One medical device company’s line of drug pumps is so fraught with vulnerabilities that the researcher that discovered the flaws claims the pump is the least secure IP-enabled device he’s ever come across.
Certain versions of Hospira’s Lifecare PCA3 Drug Infusion pumps are susceptible to multiple remotely exploitable vulnerabilities that could not only brick the device, but with a little tweaking, also let attackers change the drug library they’re affiliated with, update the its software, and run commands.
“I would personally be very concerned if this device was being attached to me,” Jeremy Richards, a Software Security Engineer at the SAINT Corporation who dug up the bugs, wrote last week, “It is not only susceptible to attack, it is so poorly programmed it can be rendered a useless brick with a single typo.”
Don't buy a Hospira PCA drug pump to do security stuff. Busybx no passwd shell on 23, no-auth CGIs, also never hook it up to a human being
— dyngnosis (@dyngnosis) April 27, 2015
The affected pumps come configured with a default IP address, 192.168.0.100, that could be used by an attacker to extract wireless encryption keys, which are stored in plain text on the device. If an attacker had physical access to the device, they could not only gain access to the keys and compromise the pump, but by extension, any drug pumps in the hospital connected to its WiFi.
In a scenario Richards looked at he found WPA keys for the hospital’s wireless network on the pumps, unencrypted and in plain text, something that means that they could easily be accessed via Telnet and FTP and ultimately, if the devices were ever sold, cause a mess of trouble for the hospitals.
Hospitals need to remove WPA keys from their devices before selling them on ebay/med surplus companies. This is a Life Critical Network.
— dyngnosis (@dyngnosis) April 28, 2015
Richards, who blogs about security at HextechSecurity.com, discussed the pump’s failures last week. A CVE (CVE-2015-3459) for the issue, specifying that pumps running SW version 412 don’t require authentication for Telnet sessions and could allow remote attackers to gain root privileges via TCP port 23, was created at the National Vulnerability Database shortly after.
Richards claims that since the device has an exposed ethernet port a local physical attack could be carried out with an attack tool, like a specially rigged Raspberry Pi, in less than 5 seconds.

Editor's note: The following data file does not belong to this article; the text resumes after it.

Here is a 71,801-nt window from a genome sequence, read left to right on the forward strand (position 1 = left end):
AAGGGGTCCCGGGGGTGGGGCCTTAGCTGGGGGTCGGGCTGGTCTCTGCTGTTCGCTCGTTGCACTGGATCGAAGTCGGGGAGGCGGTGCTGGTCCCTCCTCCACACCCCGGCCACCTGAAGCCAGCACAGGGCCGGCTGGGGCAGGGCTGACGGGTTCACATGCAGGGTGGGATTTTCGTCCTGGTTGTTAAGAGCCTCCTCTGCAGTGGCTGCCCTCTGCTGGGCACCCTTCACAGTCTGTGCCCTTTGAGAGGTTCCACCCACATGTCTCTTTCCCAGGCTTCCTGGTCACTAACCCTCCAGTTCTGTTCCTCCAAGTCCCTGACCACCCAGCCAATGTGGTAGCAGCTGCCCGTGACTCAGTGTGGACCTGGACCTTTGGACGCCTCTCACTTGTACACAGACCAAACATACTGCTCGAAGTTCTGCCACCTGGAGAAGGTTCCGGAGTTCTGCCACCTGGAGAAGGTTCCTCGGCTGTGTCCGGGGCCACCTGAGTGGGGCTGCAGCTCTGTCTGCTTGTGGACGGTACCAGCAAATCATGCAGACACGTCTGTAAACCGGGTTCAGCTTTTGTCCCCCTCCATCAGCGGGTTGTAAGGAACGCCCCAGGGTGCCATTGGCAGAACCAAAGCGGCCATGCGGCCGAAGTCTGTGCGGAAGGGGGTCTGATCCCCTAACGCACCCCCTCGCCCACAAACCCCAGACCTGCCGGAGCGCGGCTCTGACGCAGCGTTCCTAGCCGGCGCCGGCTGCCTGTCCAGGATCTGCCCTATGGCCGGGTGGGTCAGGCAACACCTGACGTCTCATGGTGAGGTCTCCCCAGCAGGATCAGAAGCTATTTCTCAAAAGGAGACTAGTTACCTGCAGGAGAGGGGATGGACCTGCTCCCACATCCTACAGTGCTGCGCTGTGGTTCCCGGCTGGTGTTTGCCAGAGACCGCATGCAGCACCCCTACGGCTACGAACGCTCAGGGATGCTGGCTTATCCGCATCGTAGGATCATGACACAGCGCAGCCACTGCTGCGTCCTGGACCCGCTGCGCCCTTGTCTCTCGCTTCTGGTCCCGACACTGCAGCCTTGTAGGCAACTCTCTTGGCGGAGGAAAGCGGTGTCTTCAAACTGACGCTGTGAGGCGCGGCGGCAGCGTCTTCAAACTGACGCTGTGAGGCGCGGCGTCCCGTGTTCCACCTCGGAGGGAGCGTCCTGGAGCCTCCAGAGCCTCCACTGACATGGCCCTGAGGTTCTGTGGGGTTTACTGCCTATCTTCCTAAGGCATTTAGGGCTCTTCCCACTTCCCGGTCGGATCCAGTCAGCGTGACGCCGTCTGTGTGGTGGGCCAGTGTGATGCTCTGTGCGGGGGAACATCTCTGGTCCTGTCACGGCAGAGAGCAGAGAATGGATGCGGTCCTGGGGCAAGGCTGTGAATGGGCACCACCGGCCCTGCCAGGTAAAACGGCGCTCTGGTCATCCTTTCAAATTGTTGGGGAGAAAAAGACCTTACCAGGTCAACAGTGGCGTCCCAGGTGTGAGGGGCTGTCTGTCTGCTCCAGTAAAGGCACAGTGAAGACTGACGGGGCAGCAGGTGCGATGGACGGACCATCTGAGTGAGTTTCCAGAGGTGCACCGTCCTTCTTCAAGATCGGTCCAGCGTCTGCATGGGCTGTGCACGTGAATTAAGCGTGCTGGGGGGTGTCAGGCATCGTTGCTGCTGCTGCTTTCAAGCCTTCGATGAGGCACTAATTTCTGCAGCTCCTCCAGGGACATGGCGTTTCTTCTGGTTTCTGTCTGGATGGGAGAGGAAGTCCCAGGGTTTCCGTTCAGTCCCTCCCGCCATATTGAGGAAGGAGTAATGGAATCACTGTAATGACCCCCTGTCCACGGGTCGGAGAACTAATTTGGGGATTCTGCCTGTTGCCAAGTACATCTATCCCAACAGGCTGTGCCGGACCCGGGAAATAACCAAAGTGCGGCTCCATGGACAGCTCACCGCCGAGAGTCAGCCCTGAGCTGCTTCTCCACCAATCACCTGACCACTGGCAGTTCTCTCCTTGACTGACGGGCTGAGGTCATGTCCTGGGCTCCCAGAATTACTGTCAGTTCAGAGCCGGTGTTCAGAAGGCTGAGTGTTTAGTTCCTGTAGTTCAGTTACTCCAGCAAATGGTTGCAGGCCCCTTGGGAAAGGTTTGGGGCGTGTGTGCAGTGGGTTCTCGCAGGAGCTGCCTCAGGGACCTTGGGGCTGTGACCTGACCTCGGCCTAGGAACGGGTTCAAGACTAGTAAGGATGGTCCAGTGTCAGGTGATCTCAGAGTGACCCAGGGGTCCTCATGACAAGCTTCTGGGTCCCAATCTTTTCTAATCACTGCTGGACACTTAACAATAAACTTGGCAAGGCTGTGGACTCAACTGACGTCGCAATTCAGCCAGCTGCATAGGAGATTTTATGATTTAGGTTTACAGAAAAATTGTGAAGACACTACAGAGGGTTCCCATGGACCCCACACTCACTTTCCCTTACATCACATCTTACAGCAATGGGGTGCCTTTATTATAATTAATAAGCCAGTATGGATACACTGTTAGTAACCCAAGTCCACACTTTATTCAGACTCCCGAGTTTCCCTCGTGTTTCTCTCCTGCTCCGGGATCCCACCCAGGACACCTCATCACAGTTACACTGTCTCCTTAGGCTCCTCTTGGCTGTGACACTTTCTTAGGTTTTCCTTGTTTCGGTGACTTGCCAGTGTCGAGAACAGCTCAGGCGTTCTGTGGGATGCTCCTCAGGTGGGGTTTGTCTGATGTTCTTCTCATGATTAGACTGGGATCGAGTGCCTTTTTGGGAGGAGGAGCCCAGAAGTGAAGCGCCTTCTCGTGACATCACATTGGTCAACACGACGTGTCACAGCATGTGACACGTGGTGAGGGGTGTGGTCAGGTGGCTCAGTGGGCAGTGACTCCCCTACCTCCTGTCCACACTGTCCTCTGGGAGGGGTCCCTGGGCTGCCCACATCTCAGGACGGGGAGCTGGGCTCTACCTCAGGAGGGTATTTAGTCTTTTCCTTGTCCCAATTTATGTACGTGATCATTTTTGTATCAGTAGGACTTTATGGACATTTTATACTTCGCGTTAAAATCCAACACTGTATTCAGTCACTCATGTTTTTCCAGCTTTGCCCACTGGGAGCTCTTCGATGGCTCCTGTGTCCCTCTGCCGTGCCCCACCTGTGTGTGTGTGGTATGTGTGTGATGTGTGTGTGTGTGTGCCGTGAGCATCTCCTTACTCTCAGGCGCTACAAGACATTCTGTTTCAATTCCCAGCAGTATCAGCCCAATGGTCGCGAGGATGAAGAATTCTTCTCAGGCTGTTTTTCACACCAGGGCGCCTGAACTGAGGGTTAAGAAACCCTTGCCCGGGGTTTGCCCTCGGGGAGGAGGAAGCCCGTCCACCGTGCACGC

“This is a game-over vulnerability that allows an attacker with physical access to the device complete control over their own device,” Richards wrote.
Attackers can also glean information related to hard coded local accounts and on top of that, a server, AppWeb, that runs in tandem with the device suffers from its own separate vulnerabilities as well.
The issue is complicated by the fact that even if there was authentication present on the Telnet port, it wouldn’t help, since there are several web services, exposed CGIs “linkparams” and “xmmucgi,” that don’t require authentication which an attacker could exploit to “change the drug library, update software and run commands.”
As Richards points out in his blog, he’s contacted Hospira, the medical device company that manufactures the pumps, but it apparently has no plans to either recertify or patch the devices.
The issue is the second to plague the Illinois medical device firm in the last month.
In late March a similar flaw with the company’s Windows-based MedNet platform, divulged by noted device hacker Billy Rios, surfaced.
If exploited, Hospira’s MedNet server software could be used to push unauthorized modifications to medication libraries and pump configurations. Similar to the issue with the pumps, that issue stemmed from the fact that the software, which basically manages drug libraries and how certain medicine is doled out through the pumps, used hard-coded cryptographic keys that could be intercepted by hackers.
On Wednesday Hospira claimed it was aware of the issue and that it has conferred with its customers on how to address it.
“There are no instances of Hospira devices being breached in a clinical setting and Hospira has taken a proactive approach to address potential cybersecurity vulnerabilities,” Tareta Adams, a Hospira spokesperson said, adding that the company has had talks with the FDA and the Department of Homeland Security regarding device security.
“It’s also worth noting that exploiting vulnerabilities requires penetrating several layers of network security enforced by the hospital information system, including secure firewalls,” Adams said.
This article was updated on May 7 to include comments from Hospira